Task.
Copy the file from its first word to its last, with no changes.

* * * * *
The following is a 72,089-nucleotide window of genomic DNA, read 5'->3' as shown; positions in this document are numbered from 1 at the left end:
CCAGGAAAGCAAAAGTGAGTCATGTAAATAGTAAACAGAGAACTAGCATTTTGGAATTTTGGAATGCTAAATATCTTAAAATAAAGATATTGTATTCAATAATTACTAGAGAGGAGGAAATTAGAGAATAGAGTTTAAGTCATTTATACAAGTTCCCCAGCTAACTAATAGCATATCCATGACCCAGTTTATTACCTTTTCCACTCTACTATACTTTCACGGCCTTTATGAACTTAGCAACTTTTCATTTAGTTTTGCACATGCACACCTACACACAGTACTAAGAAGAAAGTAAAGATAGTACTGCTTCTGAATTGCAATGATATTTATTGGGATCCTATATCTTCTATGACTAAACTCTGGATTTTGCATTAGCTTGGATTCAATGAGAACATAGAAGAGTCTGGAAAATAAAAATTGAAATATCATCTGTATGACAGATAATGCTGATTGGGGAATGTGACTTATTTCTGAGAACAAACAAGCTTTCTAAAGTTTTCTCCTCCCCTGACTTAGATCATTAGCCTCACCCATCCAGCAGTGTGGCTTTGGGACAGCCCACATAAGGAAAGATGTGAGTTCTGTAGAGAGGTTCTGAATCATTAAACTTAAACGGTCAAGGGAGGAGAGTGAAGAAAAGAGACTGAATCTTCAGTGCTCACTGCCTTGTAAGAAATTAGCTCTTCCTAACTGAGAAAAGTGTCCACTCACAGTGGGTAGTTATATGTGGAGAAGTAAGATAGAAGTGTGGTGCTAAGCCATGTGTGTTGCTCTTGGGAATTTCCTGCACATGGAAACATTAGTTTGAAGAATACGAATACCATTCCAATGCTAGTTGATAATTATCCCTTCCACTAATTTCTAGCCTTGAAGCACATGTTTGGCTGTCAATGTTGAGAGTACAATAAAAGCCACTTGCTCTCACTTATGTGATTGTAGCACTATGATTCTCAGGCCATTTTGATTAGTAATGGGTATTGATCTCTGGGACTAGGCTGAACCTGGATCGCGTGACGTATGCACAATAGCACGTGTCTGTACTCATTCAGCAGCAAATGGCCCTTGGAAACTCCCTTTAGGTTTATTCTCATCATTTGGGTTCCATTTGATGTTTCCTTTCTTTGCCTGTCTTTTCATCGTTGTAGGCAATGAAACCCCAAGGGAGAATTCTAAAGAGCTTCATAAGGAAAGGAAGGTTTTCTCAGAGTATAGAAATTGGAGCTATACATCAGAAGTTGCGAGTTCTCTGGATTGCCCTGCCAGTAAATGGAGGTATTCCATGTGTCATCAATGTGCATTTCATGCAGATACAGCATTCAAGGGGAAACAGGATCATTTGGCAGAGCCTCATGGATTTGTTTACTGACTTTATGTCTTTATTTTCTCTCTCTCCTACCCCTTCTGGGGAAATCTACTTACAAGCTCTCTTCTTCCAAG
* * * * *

The following is a 72,089-nucleotide window of genomic DNA, read 5'->3' as shown; positions in this document are numbered from 1 at the left end:
CCAGGAAAGCAAAAGTGAGTCATGTAAATAGTAAACAGAGAACTAGCATTTTGGAATTTTGGAATGCTAAATATCTTAAAATAAAGATATTGTATTCAATAATTACTAGAGAGGAGGAAATTAGAGAATAGAGTTTAAGTCATTTATACAAGTTCCCCAGCTAACTAATAGCATATCCATGACCCAGTTTATTACCTTTTCCACTCTACTATACTTTCACGGCCTTTATGAACTTAGCAACTTTTCATTTAGTTTTGCACATGCACACCTACACACAGTACTAAGAAGAAAGTAAAGATAGTACTGCTTCTGAATTGCAATGATATTTATTGGGATCCTATATCTTCTATGACTAAACTCTGGATTTTGCATTAGCTTGGATTCAATGAGAACATAGAAGAGTCTGGAAAATAAAAATTGAAATATCATCTGTATGACAGATAATGCTGATTGGGGAATGTGACTTATTTCTGAGAACAAACAAGCTTTCTAAAGTTTTCTCCTCCCCTGACTTAGATCATTAGCCTCACCCATCCAGCAGTGTGGCTTTGGGACAGCCCACATAAGGAAAGATGTGAGTTCTGTAGAGAGGTTCTGAATCATTAAACTTAAACGGTCAAGGGAGGAGAGTGAAGAAAAGAGACTGAATCTTCAGTGCTCACTGCCTTGTAAGAAATTAGCTCTTCCTAACTGAGAAAAGTGTCCACTCACAGTGGGTAGTTATATGTGGAGAAGTAAGATAGAAGTGTGGTGCTAAGCCATGTGTGTTGCTCTTGGGAATTTCCTGCACATGGAAACATTAGTTTGAAGAATACGAATACCATTCCAATGCTAGTTGATAATTATCCCTTCCACTAATTTCTAGCCTTGAAGCACATGTTTGGCTGTCAATGTTGAGAGTACAATAAAAGCCACTTGCTCTCACTTATGTGATTGTAGCACTATGATTCTCAGGCCATTTTGATTAGTAATGGGTATTGATCTCTGGGACTAGGCTGAACCTGGATCGCGTGACGTATGCACAATAGCACGTGTCTGTACTCATTCAGCAGCAAATGGCCCTTGGAAACTCCCTTTAGGTTTATTCTCATCATTTGGGTTCCATTTGATGTTTCCTTTCTTTGCCTGTCTTTTCATCGTTGTAGGCAATGAAACCCCAAGGGAGAATTCTAAAGAGCTTCATAAGGAAAGGAAGGTTTTCTCAGAGTATAGAAATTGGAGCTATACATCAGAAGTTGCGAGTTCTCTGGATTGCCCTGCCAGTAAATGGAGGTATTCCATGTGTCATCAATGTGCATTTCATGCAGATACAGCATTCAAGGGGAAACAGGATCATTTGGCAGAGCCTCATGGATTTGTTTACTGACTTTATGTCTTTATTTTCTCTCTCTCCTACCCCTTCTGGGGAAATCTACTTACAAGCTCTCTTCTTCCAAG